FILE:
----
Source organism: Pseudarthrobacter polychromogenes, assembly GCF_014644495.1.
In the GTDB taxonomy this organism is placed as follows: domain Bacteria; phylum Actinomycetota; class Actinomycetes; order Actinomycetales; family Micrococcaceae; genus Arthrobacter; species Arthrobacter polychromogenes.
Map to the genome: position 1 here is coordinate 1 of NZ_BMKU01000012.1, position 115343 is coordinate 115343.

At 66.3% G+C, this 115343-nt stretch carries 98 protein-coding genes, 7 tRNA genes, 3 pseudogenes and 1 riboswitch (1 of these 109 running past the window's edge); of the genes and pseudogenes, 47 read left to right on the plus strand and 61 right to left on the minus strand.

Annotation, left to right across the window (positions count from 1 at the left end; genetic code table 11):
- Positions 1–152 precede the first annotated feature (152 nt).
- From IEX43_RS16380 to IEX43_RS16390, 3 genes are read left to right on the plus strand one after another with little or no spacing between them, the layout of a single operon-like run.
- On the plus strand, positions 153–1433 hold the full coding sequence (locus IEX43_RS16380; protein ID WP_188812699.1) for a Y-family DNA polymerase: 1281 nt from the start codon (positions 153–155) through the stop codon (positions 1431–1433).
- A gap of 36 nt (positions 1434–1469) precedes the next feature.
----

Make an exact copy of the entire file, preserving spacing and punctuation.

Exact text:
Source organism: Pseudarthrobacter polychromogenes, assembly GCF_014644495.1.
In the GTDB taxonomy this organism is placed as follows: domain Bacteria; phylum Actinomycetota; class Actinomycetes; order Actinomycetales; family Micrococcaceae; genus Arthrobacter; species Arthrobacter polychromogenes.
Map to the genome: position 1 here is coordinate 1 of NZ_BMKU01000012.1, position 115343 is coordinate 115343.

At 66.3% G+C, this 115343-nt stretch carries 98 protein-coding genes, 7 tRNA genes, 3 pseudogenes and 1 riboswitch (1 of these 109 running past the window's edge); of the genes and pseudogenes, 47 read left to right on the plus strand and 61 right to left on the minus strand.

Annotation, left to right across the window (positions count from 1 at the left end; genetic code table 11):
- Positions 1–152 precede the first annotated feature (152 nt).
- From IEX43_RS16380 to IEX43_RS16390, 3 genes are read left to right on the plus strand one after another with little or no spacing between them, the layout of a single operon-like run.
- On the plus strand, positions 153–1433 hold the full coding sequence (locus IEX43_RS16380; protein ID WP_188812699.1) for a Y-family DNA polymerase: 1281 nt from the start codon (positions 153–155) through the stop codon (positions 1431–1433).
- A gap of 36 nt (positions 1434–1469) precedes the next feature.